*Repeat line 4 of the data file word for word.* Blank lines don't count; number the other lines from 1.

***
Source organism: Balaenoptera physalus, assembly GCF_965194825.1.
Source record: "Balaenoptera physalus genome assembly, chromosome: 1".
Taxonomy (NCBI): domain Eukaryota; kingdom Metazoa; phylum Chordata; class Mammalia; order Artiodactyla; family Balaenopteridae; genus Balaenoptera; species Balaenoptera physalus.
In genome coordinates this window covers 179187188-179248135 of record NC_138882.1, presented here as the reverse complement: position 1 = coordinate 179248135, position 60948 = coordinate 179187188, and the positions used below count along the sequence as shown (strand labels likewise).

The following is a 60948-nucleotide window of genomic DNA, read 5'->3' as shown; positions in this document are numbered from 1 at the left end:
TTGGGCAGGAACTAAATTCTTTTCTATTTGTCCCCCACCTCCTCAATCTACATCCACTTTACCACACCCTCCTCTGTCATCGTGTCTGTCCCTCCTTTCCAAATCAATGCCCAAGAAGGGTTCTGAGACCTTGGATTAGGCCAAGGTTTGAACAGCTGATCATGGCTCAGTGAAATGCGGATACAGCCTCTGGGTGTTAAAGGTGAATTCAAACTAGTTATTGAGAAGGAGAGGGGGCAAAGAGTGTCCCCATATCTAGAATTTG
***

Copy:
In genome coordinates this window covers 179187188-179248135 of record NC_138882.1, presented here as the reverse complement: position 1 = coordinate 179248135, position 60948 = coordinate 179187188, and the positions used below count along the sequence as shown (strand labels likewise).